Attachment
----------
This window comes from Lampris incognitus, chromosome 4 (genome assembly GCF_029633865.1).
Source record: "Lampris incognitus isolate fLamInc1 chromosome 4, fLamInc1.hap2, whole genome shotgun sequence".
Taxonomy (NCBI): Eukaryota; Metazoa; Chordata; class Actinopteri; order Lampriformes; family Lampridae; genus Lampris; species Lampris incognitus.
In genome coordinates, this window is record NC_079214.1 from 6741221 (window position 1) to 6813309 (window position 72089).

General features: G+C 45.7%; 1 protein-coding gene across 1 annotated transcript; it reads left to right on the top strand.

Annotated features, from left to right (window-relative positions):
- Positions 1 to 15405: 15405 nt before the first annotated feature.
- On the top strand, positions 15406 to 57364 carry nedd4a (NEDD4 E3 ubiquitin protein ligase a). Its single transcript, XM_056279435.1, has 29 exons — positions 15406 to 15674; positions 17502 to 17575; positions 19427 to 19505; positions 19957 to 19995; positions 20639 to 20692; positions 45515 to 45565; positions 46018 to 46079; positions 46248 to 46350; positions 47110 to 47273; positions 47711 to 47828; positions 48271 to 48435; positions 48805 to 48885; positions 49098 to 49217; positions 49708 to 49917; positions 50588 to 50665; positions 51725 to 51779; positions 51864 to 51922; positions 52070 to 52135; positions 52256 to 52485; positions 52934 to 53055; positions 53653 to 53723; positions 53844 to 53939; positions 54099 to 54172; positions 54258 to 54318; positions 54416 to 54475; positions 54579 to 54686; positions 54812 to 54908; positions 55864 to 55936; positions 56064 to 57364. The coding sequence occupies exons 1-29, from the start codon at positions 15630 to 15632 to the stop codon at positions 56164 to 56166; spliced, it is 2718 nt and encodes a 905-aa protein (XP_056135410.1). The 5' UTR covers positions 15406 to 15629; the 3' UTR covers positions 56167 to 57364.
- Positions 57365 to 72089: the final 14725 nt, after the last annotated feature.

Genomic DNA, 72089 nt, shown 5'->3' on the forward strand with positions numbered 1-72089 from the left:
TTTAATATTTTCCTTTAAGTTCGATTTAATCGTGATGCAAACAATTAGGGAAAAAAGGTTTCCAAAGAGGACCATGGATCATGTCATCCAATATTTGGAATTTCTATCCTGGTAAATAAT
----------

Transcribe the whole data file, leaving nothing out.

This window comes from Lampris incognitus, chromosome 4 (genome assembly GCF_029633865.1).
Source record: "Lampris incognitus isolate fLamInc1 chromosome 4, fLamInc1.hap2, whole genome shotgun sequence".
Taxonomy (NCBI): Eukaryota; Metazoa; Chordata; class Actinopteri; order Lampriformes; family Lampridae; genus Lampris; species Lampris incognitus.
In genome coordinates, this window is record NC_079214.1 from 6741221 (window position 1) to 6813309 (window position 72089).

General features: G+C 45.7%; 1 protein-coding gene across 1 annotated transcript; it reads left to right on the top strand.

Annotated features, from left to right (window-relative positions):
- Positions 1 to 15405: 15405 nt before the first annotated feature.
- On the top strand, positions 15406 to 57364 carry nedd4a (NEDD4 E3 ubiquitin protein ligase a). Its single transcript, XM_056279435.1, has 29 exons — positions 15406 to 15674; positions 17502 to 17575; positions 19427 to 19505; positions 19957 to 19995; positions 20639 to 20692; positions 45515 to 45565; positions 46018 to 46079; positions 46248 to 46350; positions 47110 to 47273; positions 47711 to 47828; positions 48271 to 48435; positions 48805 to 48885; positions 49098 to 49217; positions 49708 to 49917; positions 50588 to 50665; positions 51725 to 51779; positions 51864 to 51922; positions 52070 to 52135; positions 52256 to 52485; positions 52934 to 53055; positions 53653 to 53723; positions 53844 to 53939; positions 54099 to 54172; positions 54258 to 54318; positions 54416 to 54475; positions 54579 to 54686; positions 54812 to 54908; positions 55864 to 55936; positions 56064 to 57364. The coding sequence occupies exons 1-29, from the start codon at positions 15630 to 15632 to the stop codon at positions 56164 to 56166; spliced, it is 2718 nt and encodes a 905-aa protein (XP_056135410.1). The 5' UTR covers positions 15406 to 15629; the 3' UTR covers positions 56167 to 57364.
- Positions 57365 to 72089: the final 14725 nt, after the last annotated feature.

Genomic DNA, 72089 nt, shown 5'->3' on the forward strand with positions numbered 1-72089 from the left:
TTTAATATTTTCCTTTAAGTTCGATTTAATCGTGATGCAAACAATTAGGGAAAAAAGGTTTCCAAAGAGGACCATGGATCATGTCATCCAATATTTGGAATTTCTATCCTGGTAAATAAT